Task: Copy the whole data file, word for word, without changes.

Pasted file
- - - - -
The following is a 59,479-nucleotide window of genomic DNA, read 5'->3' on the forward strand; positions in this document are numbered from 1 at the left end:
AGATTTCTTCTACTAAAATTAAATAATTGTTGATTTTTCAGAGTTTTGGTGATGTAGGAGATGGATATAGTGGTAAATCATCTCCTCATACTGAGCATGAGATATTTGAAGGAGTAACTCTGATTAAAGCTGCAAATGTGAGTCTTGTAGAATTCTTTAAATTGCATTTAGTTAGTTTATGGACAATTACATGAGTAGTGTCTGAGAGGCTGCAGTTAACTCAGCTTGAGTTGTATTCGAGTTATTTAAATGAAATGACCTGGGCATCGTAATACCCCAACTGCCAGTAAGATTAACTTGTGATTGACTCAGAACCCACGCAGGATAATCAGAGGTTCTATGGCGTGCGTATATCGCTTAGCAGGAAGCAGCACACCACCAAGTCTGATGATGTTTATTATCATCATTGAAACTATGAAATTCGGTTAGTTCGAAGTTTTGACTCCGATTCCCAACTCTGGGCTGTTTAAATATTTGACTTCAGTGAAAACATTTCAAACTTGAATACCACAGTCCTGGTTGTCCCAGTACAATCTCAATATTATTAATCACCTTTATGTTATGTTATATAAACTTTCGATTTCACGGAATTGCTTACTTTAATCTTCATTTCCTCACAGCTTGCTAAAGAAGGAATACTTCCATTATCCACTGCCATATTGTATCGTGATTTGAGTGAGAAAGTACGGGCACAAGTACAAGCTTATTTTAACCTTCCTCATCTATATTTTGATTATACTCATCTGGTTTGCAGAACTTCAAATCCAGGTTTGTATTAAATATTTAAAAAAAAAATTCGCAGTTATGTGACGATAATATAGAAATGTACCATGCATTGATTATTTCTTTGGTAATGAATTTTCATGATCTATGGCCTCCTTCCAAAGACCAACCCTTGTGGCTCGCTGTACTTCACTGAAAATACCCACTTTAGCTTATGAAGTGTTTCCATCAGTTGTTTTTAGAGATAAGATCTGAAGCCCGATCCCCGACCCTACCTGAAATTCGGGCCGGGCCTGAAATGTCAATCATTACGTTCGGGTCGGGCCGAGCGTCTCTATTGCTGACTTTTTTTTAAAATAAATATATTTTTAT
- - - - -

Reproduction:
The following is a 59,479-nucleotide window of genomic DNA, read 5'->3' on the forward strand; positions in this document are numbered from 1 at the left end:
AGATTTCTTCTACTAAAATTAAATAATTGTTGATTTTTCAGAGTTTTGGTGATGTAGGAGATGGATATAGTGGTAAATCATCTCCTCATACTGAGCATGAGATATTTGAAGGAGTAACTCTGATTAAAGCTGCAAATGTGAGTCTTGTAGAATTCTTTAAATTGCATTTAGTTAGTTTATGGACAATTACATGAGTAGTGTCTGAGAGGCTGCAGTTAACTCAGCTTGAGTTGTATTCGAGTTATTTAAATGAAATGACCTGGGCATCGTAATACCCCAACTGCCAGTAAGATTAACTTGTGATTGACTCAGAACCCACGCAGGATAATCAGAGGTTCTATGGCGTGCGTATATCGCTTAGCAGGAAGCAGCACACCACCAAGTCTGATGATGTTTATTATCATCATTGAAACTATGAAATTCGGTTAGTTCGAAGTTTTGACTCCGATTCCCAACTCTGGGCTGTTTAAATATTTGACTTCAGTGAAAACATTTCAAACTTGAATACCACAGTCCTGGTTGTCCCAGTACAATCTCAATATTATTAATCACCTTTATGTTATGTTATATAAACTTTCGATTTCACGGAATTGCTTACTTTAATCTTCATTTCCTCACAGCTTGCTAAAGAAGGAATACTTCCATTATCCACTGCCATATTGTATCGTGATTTGAGTGAGAAAGTACGGGCACAAGTACAAGCTTATTTTAACCTTCCTCATCTATATTTTGATTATACTCATCTGGTTTGCAGAACTTCAAATCCAGGTTTGTATTAAATATTTAAAAAAAAAATTCGCAGTTATGTGACGATAATATAGAAATGTACCATGCATTGATTATTTCTTTGGTAATGAATTTTCATGATCTATGGCCTCCTTCCAAAGACCAACCCTTGTGGCTCGCTGTACTTCACTGAAAATACCCACTTTAGCTTATGAAGTGTTTCCATCAGTTGTTTTTAGAGATAAGATCTGAAGCCCGATCCCCGACCCTACCTGAAATTCGGGCCGGGCCTGAAATGTCAATCATTACGTTCGGGTCGGGCCGAGCGTCTCTATTGCTGACTTTTTTTTAAAATAAATATATTTTTAT